Tuesday, July 3, 2012

Covenant-Prophetic Faith

“The Old Testament work of scholars like Gerhard von Rad…(has) shown the deeply historical character of the biblical witness” (Jose Miguez Bonino).  Von Rad affirms that ancient Israel’s covenant-prophetic theology was dynamically historical: its world view was non-cyclical in contrast to that of the surrounding peoples of the Fertile Crescent.  It believed that the Israelite people was constituted by a series of canonical or definitive historical events and, particularly with the prophets, it was receptive and responsive to new historical movements, changes and chances.

The covenant-prophetic faith believes that divinity is actively involved in history.  YHWH is not primarily a god of the rich harvest or of fertility like Baal, who is susceptible to the death and renewal cycles of the natural environment.  Certainly, Yhwh is the creator of the physical world and the guarantor of the continuance of the natural cycles.  God favors these cycles not because he needs to but because he wants to.
In contrast to the gods of the Fertile Crescent, Yhwh’s will and power is revealed primarily in unrepeatable liberational events like the Exodus and the conquest of Canaan.  “What distinguishes the Holy Spirit from the magic ‘spirits’ is that it acts through historic mediations” (Miguez).

The biblical testimony to these liberational events is meant to help normatively believers in every age to obey the contemporary divine summons to help liberate and humanize people in their concrete situations.  The biblical message is meant to inspire a humanizing praxis rather than to express propositions about God’s being or essence.  Miguez writes:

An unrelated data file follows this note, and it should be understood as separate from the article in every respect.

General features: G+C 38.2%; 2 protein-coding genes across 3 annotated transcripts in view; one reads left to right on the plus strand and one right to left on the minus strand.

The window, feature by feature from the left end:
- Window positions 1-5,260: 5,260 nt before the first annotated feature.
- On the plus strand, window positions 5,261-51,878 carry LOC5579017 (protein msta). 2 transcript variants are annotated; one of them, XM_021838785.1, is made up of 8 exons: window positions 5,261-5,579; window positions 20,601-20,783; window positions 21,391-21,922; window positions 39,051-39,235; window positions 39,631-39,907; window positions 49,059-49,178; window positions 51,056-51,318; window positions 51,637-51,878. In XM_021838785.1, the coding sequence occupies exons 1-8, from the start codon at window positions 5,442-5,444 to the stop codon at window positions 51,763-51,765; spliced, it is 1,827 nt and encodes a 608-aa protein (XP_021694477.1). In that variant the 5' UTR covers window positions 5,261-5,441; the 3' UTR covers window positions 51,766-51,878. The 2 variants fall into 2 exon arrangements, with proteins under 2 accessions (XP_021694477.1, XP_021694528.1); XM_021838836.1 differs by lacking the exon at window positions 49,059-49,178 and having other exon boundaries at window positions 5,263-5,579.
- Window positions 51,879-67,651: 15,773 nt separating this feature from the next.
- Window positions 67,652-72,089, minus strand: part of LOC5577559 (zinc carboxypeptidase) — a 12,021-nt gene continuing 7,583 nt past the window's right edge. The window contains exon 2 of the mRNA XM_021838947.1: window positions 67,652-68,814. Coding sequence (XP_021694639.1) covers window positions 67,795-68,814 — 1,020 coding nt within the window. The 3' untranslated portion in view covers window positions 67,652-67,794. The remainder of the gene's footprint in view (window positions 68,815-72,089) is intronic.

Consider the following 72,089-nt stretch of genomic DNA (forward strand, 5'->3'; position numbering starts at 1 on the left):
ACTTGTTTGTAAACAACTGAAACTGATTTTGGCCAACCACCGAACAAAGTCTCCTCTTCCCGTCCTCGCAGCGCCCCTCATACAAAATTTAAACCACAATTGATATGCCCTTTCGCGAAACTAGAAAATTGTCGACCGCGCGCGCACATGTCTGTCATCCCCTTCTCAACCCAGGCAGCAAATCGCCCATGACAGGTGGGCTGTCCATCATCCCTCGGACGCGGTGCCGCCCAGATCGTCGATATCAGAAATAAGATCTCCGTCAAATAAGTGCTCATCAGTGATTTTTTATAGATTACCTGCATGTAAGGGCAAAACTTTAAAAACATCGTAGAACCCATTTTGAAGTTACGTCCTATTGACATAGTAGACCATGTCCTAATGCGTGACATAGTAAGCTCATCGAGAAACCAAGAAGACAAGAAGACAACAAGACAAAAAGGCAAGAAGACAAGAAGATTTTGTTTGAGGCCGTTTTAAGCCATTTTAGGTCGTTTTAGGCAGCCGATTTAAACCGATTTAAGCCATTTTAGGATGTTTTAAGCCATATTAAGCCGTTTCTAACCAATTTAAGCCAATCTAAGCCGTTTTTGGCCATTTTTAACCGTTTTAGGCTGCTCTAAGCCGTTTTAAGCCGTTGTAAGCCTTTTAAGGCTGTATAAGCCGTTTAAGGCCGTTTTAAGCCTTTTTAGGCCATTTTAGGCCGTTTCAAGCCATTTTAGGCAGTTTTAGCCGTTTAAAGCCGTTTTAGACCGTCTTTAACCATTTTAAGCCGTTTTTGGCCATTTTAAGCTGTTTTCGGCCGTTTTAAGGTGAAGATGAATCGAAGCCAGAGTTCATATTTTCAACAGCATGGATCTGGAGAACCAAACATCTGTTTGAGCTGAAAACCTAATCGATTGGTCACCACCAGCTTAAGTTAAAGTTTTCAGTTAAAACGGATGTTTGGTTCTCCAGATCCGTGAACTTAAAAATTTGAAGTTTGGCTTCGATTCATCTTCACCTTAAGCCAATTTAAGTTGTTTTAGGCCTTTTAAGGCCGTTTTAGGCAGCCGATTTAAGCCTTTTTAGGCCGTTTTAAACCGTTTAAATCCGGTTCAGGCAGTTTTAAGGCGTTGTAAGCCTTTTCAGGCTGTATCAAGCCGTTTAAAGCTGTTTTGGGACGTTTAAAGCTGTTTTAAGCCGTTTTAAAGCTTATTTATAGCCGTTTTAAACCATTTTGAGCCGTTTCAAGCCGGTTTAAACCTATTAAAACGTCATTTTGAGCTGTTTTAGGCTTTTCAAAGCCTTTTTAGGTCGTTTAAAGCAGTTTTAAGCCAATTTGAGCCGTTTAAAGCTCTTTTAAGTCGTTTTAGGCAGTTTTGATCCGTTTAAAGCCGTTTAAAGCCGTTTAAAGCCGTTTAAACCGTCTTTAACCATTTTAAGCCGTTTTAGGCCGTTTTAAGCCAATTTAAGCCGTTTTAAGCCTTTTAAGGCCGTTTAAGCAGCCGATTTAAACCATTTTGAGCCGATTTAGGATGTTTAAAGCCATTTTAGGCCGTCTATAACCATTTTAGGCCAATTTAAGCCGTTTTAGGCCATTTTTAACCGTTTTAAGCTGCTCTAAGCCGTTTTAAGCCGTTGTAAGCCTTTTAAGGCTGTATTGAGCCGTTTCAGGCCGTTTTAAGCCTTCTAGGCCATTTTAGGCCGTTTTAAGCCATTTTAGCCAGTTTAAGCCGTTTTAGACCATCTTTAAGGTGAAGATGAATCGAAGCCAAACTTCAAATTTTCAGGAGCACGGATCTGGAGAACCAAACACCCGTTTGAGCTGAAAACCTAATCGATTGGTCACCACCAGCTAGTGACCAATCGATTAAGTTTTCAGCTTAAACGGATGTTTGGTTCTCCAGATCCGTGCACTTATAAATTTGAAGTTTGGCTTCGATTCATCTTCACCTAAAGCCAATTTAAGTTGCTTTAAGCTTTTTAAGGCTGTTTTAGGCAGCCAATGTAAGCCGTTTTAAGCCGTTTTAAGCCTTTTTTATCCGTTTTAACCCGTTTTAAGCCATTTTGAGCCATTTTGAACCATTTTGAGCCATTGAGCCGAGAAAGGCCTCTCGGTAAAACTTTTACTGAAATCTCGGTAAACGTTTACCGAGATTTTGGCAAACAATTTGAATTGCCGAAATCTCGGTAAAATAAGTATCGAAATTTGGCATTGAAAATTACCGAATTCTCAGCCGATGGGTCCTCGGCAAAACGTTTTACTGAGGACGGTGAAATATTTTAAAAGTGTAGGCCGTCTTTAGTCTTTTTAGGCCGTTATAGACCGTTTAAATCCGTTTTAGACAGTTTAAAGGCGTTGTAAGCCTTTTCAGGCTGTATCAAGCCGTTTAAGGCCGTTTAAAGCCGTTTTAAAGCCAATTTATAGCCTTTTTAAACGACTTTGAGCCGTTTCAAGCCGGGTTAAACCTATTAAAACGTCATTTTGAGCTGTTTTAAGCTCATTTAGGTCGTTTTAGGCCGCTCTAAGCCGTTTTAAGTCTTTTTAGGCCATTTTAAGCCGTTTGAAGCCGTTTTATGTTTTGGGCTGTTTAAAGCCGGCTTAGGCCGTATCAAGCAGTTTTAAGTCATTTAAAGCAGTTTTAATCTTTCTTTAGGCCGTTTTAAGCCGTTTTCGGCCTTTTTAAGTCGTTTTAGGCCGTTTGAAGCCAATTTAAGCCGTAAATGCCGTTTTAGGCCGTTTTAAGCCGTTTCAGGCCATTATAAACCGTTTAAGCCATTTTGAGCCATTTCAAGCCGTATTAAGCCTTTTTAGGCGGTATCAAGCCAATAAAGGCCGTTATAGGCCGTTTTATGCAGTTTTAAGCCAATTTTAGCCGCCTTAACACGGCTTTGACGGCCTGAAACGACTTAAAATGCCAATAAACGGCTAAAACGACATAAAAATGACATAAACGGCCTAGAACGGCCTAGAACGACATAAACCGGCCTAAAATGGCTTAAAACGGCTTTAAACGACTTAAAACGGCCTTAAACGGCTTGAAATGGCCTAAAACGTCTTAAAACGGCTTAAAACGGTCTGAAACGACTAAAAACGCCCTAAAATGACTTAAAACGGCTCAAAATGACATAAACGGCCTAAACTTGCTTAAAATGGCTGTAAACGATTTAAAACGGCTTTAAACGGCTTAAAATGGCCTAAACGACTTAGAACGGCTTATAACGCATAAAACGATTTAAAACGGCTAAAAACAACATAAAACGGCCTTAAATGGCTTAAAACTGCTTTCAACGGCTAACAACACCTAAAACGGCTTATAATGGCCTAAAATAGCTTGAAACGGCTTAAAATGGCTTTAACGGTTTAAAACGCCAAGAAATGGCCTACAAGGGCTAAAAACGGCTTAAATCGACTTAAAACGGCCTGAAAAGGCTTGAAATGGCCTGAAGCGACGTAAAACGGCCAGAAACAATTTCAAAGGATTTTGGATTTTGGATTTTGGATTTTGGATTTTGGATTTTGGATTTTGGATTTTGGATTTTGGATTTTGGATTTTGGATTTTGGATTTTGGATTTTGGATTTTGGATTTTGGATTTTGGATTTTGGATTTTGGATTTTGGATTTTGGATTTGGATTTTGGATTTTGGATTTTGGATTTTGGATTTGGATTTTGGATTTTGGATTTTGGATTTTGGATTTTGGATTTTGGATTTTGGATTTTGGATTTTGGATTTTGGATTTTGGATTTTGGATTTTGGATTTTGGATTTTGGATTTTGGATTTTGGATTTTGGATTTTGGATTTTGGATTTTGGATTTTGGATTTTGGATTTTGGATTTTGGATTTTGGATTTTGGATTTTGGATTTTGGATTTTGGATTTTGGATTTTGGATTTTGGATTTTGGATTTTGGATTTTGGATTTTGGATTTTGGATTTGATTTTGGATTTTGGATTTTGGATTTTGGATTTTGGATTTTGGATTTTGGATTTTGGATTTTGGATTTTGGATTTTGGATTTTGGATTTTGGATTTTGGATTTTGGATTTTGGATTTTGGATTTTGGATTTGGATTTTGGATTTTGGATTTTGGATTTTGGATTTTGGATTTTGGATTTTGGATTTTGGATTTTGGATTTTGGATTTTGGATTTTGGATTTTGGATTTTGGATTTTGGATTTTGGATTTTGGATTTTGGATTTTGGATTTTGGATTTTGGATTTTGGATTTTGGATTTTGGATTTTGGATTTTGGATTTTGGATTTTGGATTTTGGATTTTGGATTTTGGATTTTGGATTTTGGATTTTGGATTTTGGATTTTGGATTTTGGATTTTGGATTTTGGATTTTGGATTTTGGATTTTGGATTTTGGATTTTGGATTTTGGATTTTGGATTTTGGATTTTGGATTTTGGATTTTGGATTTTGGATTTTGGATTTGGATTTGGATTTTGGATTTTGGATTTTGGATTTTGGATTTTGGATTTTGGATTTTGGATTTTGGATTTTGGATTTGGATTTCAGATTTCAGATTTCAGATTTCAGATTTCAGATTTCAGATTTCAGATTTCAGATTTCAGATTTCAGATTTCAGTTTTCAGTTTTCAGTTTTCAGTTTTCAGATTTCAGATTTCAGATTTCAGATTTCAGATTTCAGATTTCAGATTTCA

“The Biblical message is a call, an announcement-proclamation (kerygma) which is given in order to put in motion certain actions and to produce certain situations…God is not the content of the message but the wherefrom and the whereto, the originator and the impulse of this course of action and these conditions…By defining an event as God’s action, the Bible is…pointing to the divinely wrought and revealed background and power of the human action demanded.” (“Marxist Critical Tools”).

Not even in the revelation of the divine name to Moses (Exodus 3:14) was an ontological statement intended; the divine name could be understood only in the light of liberational events that would still occur.  In this way, the holy name has done justice to divine freedom, which coincides with the gracious plan to save human beings through human intermediaries.  Miguez firmly believes in “the reality of a God who ever remains gratuitously ‘himself’ in the very process of being totally ‘for us’ and ‘in us’” (“Historical Praxis”).
Miguez’s biblical theology recognizes that the covenant-prophetic faith is not essentially an intellectual assent to revealed, supernatural and timeless truths.  Biblical faith is neither speculative knowledge nor a passive contemplation of abstract axioms.  Instead, “faith is always a concrete obedience” (Miguez), an obedient knowing, and an efficacious realization of the divine summons, which is actively involved in biblical and post-biblical history.

Authentic faith is an attentive knowledge of God’s historical summons, and requires a concrete engagement with history.  The biblical faith is a practising faith, a practical form of knowing the active Word.  “Faith is like the strength of a muscle: we are only aware of it when we use it.  The only faith is in the performance of the faith.” (Miguez)

Miguez’s understanding of faith affirms that it is both a divine gift and a human response.  God inaugurated history, and continues to be active in it.  God’s historical activity calls us to faithful practice, a concrete obedience to the living Word.  The pre-condition for every faithful practice is the reality of the prior divine commands and actions.

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